This is a worldwide competition, but I’m confident that some of you Portland and Silicon Forest types—side project or otherwise—have got some cool technology that has a chance of winning this thing.

Why not give it a shot?

All Proposals will be judged using the following judging criteria: (a) implementation and integration of recommendation technologies, (b) originality and creativity, (c) likelihood of long-term success and scalability, (d) effectiveness in addressing a need in the marketplace, and (e) team bios.

Get into the finals and you’re off to Switzerland to present.

Five Finalists will be invited to present their projects during the ACM Conference on Recommender Systems (RecSys08) next October 23rd to 25th, 2008 in Lausanne, Switzerland. Finalists will be announced on October 6th.

So what are you waiting for? I think you can win this. And I’m sure the investment would help make your dream a reality. And if you’re not going to do it, then maybe our idea for Portland Startup Weekend should be based on recommendation technology.

Entries will be accepted until September 15, 2008.

For more information on the contest and requirements, see MyStrands’ post on the contest.

[Update: I just noticed that ReadWrite Web has posted on the contest, as well, encouraging MyStrands to continue its work in implementing open data standards.]

ORBlogs releases iPhone interface

Corvallis-based ORBlogs, the Oregon-focused blog aggregator, has announced the release of an iPhone interface. Interested users can access the simplified iPhone version via m.orblogs.com. (You can access that URL via a Web browser, as well, if you’re interested in a really big interface.)

ORBlogs’ new interface provides a stripped down view of its site content:

[Y]ou can browse all posts, Oregon-related posts, popular posts, and the top 15 topics from the last seven days. Clicking a post excerpt will take you directly to the post on the original blog.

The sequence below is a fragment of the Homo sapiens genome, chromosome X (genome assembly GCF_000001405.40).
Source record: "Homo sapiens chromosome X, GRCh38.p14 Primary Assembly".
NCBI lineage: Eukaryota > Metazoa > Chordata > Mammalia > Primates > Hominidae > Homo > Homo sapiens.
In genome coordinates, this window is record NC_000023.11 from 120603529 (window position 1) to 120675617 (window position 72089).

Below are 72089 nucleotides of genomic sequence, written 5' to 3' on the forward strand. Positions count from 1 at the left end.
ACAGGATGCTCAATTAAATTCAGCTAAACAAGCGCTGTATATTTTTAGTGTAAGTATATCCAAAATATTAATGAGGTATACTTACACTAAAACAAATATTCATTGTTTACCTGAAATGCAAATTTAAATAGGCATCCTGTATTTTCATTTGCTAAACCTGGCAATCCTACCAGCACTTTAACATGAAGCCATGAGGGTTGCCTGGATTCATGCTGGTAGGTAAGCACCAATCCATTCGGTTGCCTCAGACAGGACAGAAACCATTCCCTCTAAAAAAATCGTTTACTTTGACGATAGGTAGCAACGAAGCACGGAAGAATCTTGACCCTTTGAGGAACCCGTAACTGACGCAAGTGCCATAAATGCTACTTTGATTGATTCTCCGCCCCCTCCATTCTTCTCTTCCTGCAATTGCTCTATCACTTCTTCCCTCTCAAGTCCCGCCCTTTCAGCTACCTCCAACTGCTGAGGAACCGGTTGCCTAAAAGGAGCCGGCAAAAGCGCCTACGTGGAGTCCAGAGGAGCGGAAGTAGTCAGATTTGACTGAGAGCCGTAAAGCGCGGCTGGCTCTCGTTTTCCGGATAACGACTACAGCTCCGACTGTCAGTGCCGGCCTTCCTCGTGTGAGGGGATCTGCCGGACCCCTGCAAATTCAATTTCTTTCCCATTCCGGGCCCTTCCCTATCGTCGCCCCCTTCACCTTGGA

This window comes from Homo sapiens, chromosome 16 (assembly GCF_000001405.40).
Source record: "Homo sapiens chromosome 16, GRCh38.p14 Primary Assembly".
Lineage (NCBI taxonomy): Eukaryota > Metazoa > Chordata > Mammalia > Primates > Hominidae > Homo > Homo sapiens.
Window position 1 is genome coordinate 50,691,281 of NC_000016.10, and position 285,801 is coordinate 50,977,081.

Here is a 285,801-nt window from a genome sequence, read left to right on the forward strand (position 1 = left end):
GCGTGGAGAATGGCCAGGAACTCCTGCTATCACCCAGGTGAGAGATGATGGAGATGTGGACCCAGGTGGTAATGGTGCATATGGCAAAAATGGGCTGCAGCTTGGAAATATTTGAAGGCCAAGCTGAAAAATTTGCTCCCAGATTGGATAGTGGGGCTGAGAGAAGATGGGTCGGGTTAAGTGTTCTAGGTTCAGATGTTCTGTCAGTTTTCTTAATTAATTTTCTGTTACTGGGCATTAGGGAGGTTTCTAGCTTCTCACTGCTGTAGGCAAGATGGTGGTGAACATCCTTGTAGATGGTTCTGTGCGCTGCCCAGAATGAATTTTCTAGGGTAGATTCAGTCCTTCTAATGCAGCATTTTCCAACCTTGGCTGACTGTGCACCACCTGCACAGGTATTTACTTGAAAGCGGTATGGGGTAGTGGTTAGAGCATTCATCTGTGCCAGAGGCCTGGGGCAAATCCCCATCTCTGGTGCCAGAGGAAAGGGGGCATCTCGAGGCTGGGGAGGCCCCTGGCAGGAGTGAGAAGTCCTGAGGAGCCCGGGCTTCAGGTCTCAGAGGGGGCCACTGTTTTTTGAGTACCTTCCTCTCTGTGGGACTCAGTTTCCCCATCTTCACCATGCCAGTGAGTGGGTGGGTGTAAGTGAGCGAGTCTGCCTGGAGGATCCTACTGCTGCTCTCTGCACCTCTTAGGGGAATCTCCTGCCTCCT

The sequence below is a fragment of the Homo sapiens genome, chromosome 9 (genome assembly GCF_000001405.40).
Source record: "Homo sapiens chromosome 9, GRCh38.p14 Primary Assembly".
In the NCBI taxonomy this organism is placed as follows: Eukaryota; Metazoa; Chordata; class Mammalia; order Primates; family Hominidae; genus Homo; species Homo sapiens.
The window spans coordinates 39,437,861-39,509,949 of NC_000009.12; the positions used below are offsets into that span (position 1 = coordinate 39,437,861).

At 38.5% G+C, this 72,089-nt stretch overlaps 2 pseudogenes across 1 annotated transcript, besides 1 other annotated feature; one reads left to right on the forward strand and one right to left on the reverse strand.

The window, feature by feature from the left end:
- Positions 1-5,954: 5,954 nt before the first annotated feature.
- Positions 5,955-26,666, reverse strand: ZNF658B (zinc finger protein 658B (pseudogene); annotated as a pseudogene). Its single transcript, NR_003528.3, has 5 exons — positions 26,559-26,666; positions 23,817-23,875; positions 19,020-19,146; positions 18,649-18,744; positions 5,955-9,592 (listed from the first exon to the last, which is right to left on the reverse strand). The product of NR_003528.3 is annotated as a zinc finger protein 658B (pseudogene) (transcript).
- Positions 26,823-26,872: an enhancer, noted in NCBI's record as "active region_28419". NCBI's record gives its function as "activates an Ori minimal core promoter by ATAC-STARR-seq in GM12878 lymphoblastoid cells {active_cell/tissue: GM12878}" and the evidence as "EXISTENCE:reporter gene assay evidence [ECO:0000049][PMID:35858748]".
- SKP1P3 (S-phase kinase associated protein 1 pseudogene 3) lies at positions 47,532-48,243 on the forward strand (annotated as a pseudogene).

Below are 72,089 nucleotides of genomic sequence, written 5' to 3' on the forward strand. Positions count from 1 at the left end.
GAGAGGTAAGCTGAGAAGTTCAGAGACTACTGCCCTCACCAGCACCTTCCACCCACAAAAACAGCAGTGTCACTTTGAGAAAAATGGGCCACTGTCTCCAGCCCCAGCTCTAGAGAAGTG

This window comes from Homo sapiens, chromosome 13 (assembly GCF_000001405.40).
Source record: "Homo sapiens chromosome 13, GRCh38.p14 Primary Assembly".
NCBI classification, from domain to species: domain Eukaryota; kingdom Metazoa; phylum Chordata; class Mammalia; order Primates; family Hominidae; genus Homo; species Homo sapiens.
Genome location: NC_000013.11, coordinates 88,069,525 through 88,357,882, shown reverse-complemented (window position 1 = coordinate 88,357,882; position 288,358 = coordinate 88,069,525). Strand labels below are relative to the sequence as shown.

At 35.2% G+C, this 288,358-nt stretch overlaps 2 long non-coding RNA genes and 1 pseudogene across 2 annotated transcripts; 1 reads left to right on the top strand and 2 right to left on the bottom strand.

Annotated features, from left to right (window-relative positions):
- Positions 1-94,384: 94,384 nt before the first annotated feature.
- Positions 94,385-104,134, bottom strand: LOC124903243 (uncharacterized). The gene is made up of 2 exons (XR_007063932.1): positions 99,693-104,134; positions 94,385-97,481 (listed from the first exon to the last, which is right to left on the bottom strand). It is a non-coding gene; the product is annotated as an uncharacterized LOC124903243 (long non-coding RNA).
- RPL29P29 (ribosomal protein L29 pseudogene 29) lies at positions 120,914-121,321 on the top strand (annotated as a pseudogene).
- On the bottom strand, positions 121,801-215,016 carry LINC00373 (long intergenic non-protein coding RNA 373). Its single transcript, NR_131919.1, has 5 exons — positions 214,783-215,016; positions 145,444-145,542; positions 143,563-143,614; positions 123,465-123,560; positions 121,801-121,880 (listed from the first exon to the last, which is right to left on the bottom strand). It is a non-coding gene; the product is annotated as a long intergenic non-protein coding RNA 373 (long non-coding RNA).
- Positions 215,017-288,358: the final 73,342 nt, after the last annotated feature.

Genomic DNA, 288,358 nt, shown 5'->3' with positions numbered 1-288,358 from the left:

iPhone users will also be happy to know that there is a custom icon for your iPhone desktop, if you choose to add it as a Web clip.

More is planned for the m.orblogs.com, including city-focused pages similar to those found on the ORBlogs site.

ORBlogs is run by Paul Bausch, one of the original developers on Blogger. An admitted side-project, ORBlogs provides a valuable resource to all Oregon-based bloggers by aggregating stories from across the state. For more information, visit ORBlogs.

MyStrands joins Data Portability Working Group

Corvallis-based MyStrands, the service that—among other things—lets you share and compare your musical tastes, has announced that they have decided to join the Data Portability Working Group.

A number of folks are putting their hopes in the Data Portability concept. And, to be sure, their recent “skyrocketing into the tech-public consciousness” momentum may have given them the best chance of solving the problems at hand.

As Scott Kveton highlights in the MyStrands post:

We’re really excited about the work that the Data Portability (DP) group is chartered to do. The goal of the group is to build a set of technical and policy blueprints based on existing technologies and concepts that will allow for the free-flow and control of data by users among sites on the web. Taking advantage of the building blocks like OpenID, OAuth and microformats allows the effort to move that much faster….

MyStrands is committed to the Data Portability group because we believe we can really help make things happen and be an integral part of its success.

Coincidentally, another little company you may have heard of—named Microsoft—just announced that they were going to join the Data Portability Working Group, as well. But, I’m not interested in covering that, because a) Last time I checked, they were a bit north of the Silicon Forest, and b) They may have gotten a little bit of press about it already.

In fact, Portland-based blogger Marshall Kirkpatrick has an insightful write-up on the Microsoft news: